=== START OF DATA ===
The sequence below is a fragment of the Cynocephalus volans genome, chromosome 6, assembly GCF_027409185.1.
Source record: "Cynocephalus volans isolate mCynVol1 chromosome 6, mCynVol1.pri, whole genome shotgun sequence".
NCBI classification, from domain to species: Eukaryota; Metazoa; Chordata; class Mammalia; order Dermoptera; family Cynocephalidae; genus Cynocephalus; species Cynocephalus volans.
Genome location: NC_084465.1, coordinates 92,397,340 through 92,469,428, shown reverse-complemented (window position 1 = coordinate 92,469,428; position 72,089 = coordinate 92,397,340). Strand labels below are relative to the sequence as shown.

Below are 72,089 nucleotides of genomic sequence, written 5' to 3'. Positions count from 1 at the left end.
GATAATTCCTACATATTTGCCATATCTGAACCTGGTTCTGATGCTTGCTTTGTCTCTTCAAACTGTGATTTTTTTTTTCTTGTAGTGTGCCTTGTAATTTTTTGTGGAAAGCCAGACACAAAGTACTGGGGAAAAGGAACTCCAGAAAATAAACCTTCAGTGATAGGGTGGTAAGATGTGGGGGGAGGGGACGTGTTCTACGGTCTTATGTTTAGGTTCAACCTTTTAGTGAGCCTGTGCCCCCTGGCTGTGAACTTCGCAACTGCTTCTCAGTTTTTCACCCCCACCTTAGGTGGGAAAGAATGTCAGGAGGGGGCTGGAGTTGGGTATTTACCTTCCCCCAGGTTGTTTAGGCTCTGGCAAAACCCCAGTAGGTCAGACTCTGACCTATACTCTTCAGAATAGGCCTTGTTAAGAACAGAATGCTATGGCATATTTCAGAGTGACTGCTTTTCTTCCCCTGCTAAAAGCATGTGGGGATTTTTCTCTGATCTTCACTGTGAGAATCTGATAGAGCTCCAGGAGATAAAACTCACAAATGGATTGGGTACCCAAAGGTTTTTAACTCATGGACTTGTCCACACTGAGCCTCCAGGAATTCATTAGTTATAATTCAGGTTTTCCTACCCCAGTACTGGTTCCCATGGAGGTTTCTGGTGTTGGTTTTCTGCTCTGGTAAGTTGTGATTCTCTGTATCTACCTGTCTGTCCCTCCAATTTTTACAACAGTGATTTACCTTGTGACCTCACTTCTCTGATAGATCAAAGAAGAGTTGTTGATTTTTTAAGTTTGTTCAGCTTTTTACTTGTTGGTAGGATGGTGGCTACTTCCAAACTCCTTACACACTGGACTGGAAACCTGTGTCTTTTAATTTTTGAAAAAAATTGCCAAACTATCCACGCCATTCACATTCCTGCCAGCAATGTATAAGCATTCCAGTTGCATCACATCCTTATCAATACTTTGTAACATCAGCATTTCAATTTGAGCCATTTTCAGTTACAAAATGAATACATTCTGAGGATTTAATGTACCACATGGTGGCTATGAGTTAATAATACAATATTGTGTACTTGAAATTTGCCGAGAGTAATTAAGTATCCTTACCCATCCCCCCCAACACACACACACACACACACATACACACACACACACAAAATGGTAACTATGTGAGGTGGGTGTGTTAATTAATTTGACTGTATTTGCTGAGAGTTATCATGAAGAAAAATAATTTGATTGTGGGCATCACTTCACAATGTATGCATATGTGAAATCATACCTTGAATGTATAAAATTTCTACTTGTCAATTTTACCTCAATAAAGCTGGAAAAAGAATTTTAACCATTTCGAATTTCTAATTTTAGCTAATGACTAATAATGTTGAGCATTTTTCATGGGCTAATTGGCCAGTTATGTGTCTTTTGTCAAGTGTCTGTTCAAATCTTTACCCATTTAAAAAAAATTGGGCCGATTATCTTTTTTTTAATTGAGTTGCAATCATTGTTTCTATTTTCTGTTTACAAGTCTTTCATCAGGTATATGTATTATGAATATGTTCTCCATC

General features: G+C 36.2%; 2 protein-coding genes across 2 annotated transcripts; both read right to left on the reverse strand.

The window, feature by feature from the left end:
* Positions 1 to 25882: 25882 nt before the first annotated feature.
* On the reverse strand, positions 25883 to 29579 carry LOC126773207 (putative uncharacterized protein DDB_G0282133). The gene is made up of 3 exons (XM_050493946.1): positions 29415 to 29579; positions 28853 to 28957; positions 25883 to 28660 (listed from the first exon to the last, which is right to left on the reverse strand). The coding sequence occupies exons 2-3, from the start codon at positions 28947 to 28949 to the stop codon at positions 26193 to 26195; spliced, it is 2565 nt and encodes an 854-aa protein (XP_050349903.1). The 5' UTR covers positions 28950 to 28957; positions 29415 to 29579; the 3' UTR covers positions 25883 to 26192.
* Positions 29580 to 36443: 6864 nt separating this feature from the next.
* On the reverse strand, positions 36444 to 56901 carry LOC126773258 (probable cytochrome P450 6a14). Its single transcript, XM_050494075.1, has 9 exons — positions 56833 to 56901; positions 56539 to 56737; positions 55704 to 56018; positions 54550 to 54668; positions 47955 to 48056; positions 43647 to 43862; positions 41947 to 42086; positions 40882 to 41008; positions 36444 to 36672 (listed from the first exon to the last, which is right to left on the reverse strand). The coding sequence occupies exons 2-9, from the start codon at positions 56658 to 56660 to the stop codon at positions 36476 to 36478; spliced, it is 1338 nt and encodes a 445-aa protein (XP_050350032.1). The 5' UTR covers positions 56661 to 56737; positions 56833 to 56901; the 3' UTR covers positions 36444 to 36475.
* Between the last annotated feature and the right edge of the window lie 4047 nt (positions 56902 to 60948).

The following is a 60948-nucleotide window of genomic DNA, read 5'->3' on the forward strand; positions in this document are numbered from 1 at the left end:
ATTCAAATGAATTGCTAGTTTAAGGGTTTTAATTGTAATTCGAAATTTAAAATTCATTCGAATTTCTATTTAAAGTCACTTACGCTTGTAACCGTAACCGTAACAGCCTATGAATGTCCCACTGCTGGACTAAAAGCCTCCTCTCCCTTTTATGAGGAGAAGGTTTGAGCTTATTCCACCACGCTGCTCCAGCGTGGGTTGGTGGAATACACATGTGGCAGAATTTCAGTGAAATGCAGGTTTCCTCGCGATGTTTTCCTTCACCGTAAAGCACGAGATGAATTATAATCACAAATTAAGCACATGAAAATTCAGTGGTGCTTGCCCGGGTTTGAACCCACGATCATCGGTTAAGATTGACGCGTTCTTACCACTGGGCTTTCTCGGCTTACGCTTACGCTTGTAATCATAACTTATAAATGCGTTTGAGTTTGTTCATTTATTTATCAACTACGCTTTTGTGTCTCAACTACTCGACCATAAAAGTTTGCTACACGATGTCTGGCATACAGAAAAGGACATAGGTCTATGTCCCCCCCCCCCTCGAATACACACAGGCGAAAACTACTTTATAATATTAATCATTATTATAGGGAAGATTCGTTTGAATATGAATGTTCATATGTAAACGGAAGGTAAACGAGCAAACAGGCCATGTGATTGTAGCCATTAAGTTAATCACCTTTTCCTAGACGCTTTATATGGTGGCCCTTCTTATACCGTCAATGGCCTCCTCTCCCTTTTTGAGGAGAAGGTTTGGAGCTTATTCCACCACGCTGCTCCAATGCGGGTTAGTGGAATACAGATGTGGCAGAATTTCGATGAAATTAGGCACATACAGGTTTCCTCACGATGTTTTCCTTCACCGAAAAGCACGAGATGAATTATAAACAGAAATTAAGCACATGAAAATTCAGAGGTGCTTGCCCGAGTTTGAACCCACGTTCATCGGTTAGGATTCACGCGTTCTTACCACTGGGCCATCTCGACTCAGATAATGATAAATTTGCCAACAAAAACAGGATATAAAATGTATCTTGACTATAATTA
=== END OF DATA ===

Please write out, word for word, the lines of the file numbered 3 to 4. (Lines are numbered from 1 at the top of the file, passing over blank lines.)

NCBI classification, from domain to species: Eukaryota; Metazoa; Chordata; class Mammalia; order Dermoptera; family Cynocephalidae; genus Cynocephalus; species Cynocephalus volans.
Genome location: NC_084465.1, coordinates 92,397,340 through 92,469,428, shown reverse-complemented (window position 1 = coordinate 92,469,428; position 72,089 = coordinate 92,397,340). Strand labels below are relative to the sequence as shown.